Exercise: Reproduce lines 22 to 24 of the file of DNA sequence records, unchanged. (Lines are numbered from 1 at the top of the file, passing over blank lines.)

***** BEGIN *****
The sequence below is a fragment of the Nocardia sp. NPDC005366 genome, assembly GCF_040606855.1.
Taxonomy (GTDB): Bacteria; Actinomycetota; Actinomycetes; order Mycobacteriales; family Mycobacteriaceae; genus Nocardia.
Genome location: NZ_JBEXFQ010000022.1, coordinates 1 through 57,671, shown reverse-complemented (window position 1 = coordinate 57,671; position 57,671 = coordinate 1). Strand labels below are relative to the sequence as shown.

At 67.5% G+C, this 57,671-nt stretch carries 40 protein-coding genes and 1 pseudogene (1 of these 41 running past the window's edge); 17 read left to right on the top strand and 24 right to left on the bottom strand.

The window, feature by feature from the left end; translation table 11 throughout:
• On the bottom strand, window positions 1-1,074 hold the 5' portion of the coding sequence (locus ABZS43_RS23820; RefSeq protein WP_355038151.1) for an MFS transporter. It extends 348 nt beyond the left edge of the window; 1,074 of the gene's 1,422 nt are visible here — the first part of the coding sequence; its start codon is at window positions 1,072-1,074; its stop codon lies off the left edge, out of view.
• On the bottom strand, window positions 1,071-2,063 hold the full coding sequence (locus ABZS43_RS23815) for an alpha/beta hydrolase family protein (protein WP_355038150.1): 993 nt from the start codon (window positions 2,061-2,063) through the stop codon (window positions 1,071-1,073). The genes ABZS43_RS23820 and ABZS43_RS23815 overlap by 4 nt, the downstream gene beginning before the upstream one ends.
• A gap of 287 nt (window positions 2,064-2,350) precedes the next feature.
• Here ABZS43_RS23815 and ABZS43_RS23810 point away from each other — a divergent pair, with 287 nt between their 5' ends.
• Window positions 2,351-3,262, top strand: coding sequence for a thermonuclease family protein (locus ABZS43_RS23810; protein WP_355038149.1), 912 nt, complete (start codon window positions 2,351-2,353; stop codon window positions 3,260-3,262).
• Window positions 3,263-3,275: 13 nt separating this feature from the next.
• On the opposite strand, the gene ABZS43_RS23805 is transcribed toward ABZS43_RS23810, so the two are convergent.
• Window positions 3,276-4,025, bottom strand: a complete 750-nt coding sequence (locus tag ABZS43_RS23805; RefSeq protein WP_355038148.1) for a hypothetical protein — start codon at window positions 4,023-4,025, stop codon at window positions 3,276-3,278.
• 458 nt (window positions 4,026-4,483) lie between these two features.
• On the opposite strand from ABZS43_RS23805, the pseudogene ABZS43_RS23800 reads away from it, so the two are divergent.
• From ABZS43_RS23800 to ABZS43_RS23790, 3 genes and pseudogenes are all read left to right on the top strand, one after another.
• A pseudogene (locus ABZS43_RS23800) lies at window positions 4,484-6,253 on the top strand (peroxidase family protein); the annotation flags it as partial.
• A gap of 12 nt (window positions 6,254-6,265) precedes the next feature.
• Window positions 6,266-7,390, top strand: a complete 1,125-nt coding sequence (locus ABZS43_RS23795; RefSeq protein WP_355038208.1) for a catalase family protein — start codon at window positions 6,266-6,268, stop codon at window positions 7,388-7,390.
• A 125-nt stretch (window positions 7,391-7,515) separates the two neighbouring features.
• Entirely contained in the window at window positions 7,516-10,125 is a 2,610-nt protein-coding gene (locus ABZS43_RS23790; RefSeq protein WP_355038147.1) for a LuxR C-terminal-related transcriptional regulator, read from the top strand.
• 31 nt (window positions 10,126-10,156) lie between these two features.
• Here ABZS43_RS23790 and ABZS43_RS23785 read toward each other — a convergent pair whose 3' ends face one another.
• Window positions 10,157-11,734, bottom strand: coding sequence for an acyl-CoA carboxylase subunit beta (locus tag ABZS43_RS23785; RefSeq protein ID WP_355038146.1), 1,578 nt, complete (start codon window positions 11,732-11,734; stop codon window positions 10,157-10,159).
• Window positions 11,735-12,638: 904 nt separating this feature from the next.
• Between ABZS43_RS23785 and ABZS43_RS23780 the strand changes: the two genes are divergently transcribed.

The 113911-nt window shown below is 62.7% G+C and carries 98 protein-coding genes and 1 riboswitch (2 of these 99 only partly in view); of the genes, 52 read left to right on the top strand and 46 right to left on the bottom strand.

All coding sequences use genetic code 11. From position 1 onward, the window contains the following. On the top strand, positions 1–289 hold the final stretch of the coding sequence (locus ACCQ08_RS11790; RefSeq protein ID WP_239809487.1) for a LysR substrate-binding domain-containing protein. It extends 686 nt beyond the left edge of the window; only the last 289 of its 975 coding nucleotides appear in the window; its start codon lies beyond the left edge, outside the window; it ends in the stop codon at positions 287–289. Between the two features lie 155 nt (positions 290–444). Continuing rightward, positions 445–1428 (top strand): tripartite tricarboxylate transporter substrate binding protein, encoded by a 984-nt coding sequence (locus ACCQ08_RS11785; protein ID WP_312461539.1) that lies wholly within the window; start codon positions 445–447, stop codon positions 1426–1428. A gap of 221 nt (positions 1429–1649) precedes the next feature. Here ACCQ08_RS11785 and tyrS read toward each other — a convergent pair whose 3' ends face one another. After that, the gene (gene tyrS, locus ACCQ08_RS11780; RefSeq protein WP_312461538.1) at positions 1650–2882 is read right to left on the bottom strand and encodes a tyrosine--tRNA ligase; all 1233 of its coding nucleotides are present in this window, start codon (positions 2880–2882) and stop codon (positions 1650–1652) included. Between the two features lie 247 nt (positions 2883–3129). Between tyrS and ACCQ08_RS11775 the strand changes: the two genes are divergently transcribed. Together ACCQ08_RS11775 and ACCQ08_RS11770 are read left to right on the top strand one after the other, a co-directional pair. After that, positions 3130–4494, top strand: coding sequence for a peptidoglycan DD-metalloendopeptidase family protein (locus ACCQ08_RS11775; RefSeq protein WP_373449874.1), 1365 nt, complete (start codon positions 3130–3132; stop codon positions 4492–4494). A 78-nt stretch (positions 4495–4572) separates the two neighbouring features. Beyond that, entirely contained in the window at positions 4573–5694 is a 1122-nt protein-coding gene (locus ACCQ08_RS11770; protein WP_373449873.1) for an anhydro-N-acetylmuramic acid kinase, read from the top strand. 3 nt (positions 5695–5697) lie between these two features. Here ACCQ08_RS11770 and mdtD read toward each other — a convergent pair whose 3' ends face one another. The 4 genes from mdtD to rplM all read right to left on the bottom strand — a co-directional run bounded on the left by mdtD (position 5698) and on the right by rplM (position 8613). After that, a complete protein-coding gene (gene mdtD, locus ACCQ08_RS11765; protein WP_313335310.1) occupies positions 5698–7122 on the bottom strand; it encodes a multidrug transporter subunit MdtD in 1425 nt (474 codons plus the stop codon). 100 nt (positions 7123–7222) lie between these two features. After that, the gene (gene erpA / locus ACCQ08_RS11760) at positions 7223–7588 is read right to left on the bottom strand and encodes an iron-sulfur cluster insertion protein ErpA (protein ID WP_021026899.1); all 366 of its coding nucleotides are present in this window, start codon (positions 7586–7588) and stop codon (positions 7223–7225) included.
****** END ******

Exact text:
• 31 nt (window positions 10,126-10,156) lie between these two features.
• Here ABZS43_RS23790 and ABZS43_RS23785 read toward each other — a convergent pair whose 3' ends face one another.
• Window positions 10,157-11,734, bottom strand: coding sequence for an acyl-CoA carboxylase subunit beta (locus tag ABZS43_RS23785; RefSeq protein ID WP_355038146.1), 1,578 nt, complete (start codon window positions 11,732-11,734; stop codon window positions 10,157-10,159).